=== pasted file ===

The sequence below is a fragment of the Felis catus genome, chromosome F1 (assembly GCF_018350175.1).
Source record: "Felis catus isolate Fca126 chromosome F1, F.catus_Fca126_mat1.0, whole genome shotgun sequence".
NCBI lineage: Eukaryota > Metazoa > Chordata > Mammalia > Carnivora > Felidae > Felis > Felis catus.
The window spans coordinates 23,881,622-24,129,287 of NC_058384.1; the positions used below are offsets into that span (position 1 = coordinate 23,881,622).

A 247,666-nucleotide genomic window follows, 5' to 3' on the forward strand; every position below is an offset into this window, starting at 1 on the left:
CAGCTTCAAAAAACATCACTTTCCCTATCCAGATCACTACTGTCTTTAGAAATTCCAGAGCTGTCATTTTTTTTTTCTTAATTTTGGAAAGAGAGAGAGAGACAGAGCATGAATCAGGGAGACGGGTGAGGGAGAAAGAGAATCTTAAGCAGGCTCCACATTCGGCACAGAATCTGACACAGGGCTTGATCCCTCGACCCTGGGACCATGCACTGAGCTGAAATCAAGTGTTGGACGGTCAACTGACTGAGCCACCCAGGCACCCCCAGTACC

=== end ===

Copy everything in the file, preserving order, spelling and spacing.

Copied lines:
The sequence below is a fragment of the Felis catus genome, chromosome F1 (assembly GCF_018350175.1).
Source record: "Felis catus isolate Fca126 chromosome F1, F.catus_Fca126_mat1.0, whole genome shotgun sequence".
NCBI lineage: Eukaryota > Metazoa > Chordata > Mammalia > Carnivora > Felidae > Felis > Felis catus.
The window spans coordinates 23,881,622-24,129,287 of NC_058384.1; the positions used below are offsets into that span (position 1 = coordinate 23,881,622).

A 247,666-nucleotide genomic window follows, 5' to 3' on the forward strand; every position below is an offset into this window, starting at 1 on the left:
CAGCTTCAAAAAACATCACTTTCCCTATCCAGATCACTACTGTCTTTAGAAATTCCAGAGCTGTCATTTTTTTTTTCTTAATTTTGGAAAGAGAGAGAGAGACAGAGCATGAATCAGGGAGACGGGTGAGGGAGAAAGAGAATCTTAAGCAGGCTCCACATTCGGCACAGAATCTGACACAGGGCTTGATCCCTCGACCCTGGGACCATGCACTGAGCTGAAATCAAGTGTTGGACGGTCAACTGACTGAGCCACCCAGGCACCCCCAGTACC